If you don’t have a spouse or children, you might think you don’t need to do much estate planning. However, if you have any assets, any familial connections, any interest in supporting charitable groups – not to mention a desire to control your own future – you do need to establish an estate plan.
From age 50 on, it’s not unusual to have occasional trouble finding the right word or remembering where you put things. However, persistent difficulty with memory, cognition and ability to perform everyday tasks might be signs that something more serious is happening to a loved one’s brain.
The word “estate” has always been connected to “ultra-rich” families, those with a lot to leave behind after their death. However, definitions have changed, and anyone who has anything to leave behind needs to plan their estate. “Estate planning” essentially becomes your family’s guidebook, once you are no longer in the picture. Sounds important? Definitely, and here’s why.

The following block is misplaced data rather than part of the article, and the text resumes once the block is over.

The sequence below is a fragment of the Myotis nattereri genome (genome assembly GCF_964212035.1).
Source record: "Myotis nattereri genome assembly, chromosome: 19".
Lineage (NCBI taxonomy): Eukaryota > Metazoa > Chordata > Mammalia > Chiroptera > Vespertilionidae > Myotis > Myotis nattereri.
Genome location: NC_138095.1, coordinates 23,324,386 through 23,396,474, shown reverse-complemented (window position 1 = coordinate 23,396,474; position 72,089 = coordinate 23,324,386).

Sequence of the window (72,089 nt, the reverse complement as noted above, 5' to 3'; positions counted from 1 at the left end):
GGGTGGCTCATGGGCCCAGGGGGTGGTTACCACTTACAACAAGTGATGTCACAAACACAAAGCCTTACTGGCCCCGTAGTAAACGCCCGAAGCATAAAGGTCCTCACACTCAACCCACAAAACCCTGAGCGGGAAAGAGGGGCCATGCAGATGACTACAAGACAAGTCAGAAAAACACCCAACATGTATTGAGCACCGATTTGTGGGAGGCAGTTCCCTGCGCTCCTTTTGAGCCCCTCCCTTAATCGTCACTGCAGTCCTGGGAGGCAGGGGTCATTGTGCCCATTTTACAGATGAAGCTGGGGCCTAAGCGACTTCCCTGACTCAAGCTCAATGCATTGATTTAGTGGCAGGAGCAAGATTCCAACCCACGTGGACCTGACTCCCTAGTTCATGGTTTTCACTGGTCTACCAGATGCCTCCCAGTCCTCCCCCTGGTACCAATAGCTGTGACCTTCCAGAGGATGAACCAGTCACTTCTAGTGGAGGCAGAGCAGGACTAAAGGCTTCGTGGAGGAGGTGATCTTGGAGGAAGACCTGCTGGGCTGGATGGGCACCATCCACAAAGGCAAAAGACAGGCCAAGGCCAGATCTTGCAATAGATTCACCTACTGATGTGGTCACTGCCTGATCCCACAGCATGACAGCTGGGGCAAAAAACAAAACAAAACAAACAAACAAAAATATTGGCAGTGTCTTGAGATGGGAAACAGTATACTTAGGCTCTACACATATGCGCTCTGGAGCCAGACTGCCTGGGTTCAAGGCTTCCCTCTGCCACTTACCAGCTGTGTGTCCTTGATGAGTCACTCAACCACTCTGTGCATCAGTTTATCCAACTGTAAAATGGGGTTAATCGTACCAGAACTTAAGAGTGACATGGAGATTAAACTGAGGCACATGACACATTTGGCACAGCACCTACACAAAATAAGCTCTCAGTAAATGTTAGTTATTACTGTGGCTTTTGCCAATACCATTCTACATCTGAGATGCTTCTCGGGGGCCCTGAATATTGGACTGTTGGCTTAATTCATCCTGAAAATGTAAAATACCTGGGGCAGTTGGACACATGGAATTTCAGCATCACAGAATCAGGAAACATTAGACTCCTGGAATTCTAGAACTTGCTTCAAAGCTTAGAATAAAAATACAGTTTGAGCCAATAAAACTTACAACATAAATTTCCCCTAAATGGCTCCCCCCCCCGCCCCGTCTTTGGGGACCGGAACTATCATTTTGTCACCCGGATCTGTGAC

The Covid economy has pushed a lot of older workers into early retirement. However, hold off on taking those government checks.